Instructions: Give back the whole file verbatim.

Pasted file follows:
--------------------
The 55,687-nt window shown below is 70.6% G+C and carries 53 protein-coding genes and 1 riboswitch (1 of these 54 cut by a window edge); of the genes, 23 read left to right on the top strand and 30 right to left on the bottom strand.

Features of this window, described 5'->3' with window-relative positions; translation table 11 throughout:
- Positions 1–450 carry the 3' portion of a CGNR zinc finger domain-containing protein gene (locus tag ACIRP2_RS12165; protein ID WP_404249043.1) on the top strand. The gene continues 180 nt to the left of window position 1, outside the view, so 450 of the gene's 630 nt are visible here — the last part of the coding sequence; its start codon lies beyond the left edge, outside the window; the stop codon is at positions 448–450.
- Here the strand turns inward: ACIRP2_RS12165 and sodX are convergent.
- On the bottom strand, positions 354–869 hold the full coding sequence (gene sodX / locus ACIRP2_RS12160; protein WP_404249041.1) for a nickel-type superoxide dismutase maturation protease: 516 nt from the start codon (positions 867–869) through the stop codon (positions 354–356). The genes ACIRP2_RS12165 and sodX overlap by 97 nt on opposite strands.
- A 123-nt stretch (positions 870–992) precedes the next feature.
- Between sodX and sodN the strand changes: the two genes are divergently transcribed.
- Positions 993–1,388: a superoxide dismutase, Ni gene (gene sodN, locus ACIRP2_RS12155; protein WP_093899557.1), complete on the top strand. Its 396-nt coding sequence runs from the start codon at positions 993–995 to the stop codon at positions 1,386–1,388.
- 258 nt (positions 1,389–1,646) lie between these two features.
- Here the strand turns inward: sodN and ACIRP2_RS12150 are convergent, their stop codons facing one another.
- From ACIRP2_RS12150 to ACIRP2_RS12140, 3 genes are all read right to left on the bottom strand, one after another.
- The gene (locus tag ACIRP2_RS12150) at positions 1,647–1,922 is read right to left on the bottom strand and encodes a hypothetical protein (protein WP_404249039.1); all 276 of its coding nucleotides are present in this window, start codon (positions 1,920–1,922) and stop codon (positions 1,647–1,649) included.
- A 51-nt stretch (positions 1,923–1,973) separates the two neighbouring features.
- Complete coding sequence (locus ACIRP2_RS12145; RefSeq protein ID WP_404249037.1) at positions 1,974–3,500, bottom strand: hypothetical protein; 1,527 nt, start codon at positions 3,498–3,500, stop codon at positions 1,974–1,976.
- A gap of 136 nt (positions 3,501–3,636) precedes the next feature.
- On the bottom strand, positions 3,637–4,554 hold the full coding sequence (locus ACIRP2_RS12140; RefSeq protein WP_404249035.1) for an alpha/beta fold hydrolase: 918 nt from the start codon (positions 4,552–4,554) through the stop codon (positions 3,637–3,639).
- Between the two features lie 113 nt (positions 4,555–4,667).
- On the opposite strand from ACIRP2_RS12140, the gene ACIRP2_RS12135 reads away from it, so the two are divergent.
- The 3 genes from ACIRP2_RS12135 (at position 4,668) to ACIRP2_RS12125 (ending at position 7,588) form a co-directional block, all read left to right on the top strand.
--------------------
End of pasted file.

The 55,687-nt window shown below is 70.6% G+C and carries 53 protein-coding genes and 1 riboswitch (1 of these 54 cut by a window edge); of the genes, 23 read left to right on the top strand and 30 right to left on the bottom strand.

Features of this window, described 5'->3' with window-relative positions; translation table 11 throughout:
- Positions 1–450 carry the 3' portion of a CGNR zinc finger domain-containing protein gene (locus tag ACIRP2_RS12165; protein ID WP_404249043.1) on the top strand. The gene continues 180 nt to the left of window position 1, outside the view, so 450 of the gene's 630 nt are visible here — the last part of the coding sequence; its start codon lies beyond the left edge, outside the window; the stop codon is at positions 448–450.
- Here the strand turns inward: ACIRP2_RS12165 and sodX are convergent.
- On the bottom strand, positions 354–869 hold the full coding sequence (gene sodX / locus ACIRP2_RS12160; protein WP_404249041.1) for a nickel-type superoxide dismutase maturation protease: 516 nt from the start codon (positions 867–869) through the stop codon (positions 354–356). The genes ACIRP2_RS12165 and sodX overlap by 97 nt on opposite strands.
- A 123-nt stretch (positions 870–992) precedes the next feature.
- Between sodX and sodN the strand changes: the two genes are divergently transcribed.
- Positions 993–1,388: a superoxide dismutase, Ni gene (gene sodN, locus ACIRP2_RS12155; protein WP_093899557.1), complete on the top strand. Its 396-nt coding sequence runs from the start codon at positions 993–995 to the stop codon at positions 1,386–1,388.
- 258 nt (positions 1,389–1,646) lie between these two features.
- Here the strand turns inward: sodN and ACIRP2_RS12150 are convergent, their stop codons facing one another.
- From ACIRP2_RS12150 to ACIRP2_RS12140, 3 genes are all read right to left on the bottom strand, one after another.
- The gene (locus tag ACIRP2_RS12150) at positions 1,647–1,922 is read right to left on the bottom strand and encodes a hypothetical protein (protein WP_404249039.1); all 276 of its coding nucleotides are present in this window, start codon (positions 1,920–1,922) and stop codon (positions 1,647–1,649) included.
- A 51-nt stretch (positions 1,923–1,973) separates the two neighbouring features.
- Complete coding sequence (locus ACIRP2_RS12145; RefSeq protein ID WP_404249037.1) at positions 1,974–3,500, bottom strand: hypothetical protein; 1,527 nt, start codon at positions 3,498–3,500, stop codon at positions 1,974–1,976.
- A gap of 136 nt (positions 3,501–3,636) precedes the next feature.
- On the bottom strand, positions 3,637–4,554 hold the full coding sequence (locus ACIRP2_RS12140; RefSeq protein WP_404249035.1) for an alpha/beta fold hydrolase: 918 nt from the start codon (positions 4,552–4,554) through the stop codon (positions 3,637–3,639).
- Between the two features lie 113 nt (positions 4,555–4,667).
- On the opposite strand from ACIRP2_RS12140, the gene ACIRP2_RS12135 reads away from it, so the two are divergent.
- The 3 genes from ACIRP2_RS12135 (at position 4,668) to ACIRP2_RS12125 (ending at position 7,588) form a co-directional block, all read left to right on the top strand.